Updated: Comment period extended.
In response to requests from commenters, the EPA has extended the comment period on the use of dicamba herbicide in dicamba-tolerant cotton and soybeans to May 31. The public comment period opened March 31 and was set to end April 21.
“This is an issue of high public interest and concern so the agency (EPA) feels it is important to get feedback from stakeholders before a final decision is reached,” the EPA wrote in a memorandum posted to regulations.gov.
Dicamba is in the chlorophenoxy family of chemicals and is similar to 2,4-D, according to the National Pesticide Information Center. It is used on broadleaf weeds and woody plants and can be found in more than 1,110 products sold in the United States.
Monsanto Company said EPA's decision represents another critical milestone toward farmers gaining access to new dicamba weed-management tools.
It is a violation of federal and state law to make an in-crop application of any dicamba herbicide product on Roundup Ready 2 Xtend soybeans or Bollgard II XtendFlex cotton as no dicamba product is approved for those uses.
If approved, farmers will be able to use dicamba in-crop with soybeans tolerant to dicamba and glyphosate and with cotton tolerant to dicamba, glyphosate and glufosinate.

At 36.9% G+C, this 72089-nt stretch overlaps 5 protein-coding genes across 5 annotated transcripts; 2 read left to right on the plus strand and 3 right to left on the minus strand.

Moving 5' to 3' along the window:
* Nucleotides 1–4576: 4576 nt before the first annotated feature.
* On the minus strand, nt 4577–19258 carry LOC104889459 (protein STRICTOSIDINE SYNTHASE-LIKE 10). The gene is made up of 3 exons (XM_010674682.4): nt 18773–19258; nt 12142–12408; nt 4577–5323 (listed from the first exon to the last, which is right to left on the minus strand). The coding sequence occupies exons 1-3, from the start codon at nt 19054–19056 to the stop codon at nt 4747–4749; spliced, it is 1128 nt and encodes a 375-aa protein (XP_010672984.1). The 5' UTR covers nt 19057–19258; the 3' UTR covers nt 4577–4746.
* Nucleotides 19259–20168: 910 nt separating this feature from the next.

“Stakeholder comments will really make a difference,” said Kim Magin, Monsanto’s director of industry affairs. “Supportive letters are important for regulators to understand the various perspectives from farmers and agricultural stakeholders.”
Opponents, however, are questioning the use of GMOs and say dicamba is only a temporary fix, according to an article in Truthout.
If the EPA decides to allow the use of dicamba herbicide on dicamba-tolerant cotton and soybeans, farmers will have an additional herbicide to use to reduce the spread of glyphosate resistant weeds. To ensure that dicamba successfully manages weed resistance problems, the proposed decision outlines a Herbicide Resistance Management Plan that includes monitoring and reporting any suspected resistance to EPA, grower education and remediation. EPA is proposing to limit the registration to 5 years, which would further provide protections if resistance to dicamba develops.
After the comment period closes, EPA will review all of the comments and reach a final decision, which the agency expects to issue in late summer or early fall 2016.
Find directions for commenting here.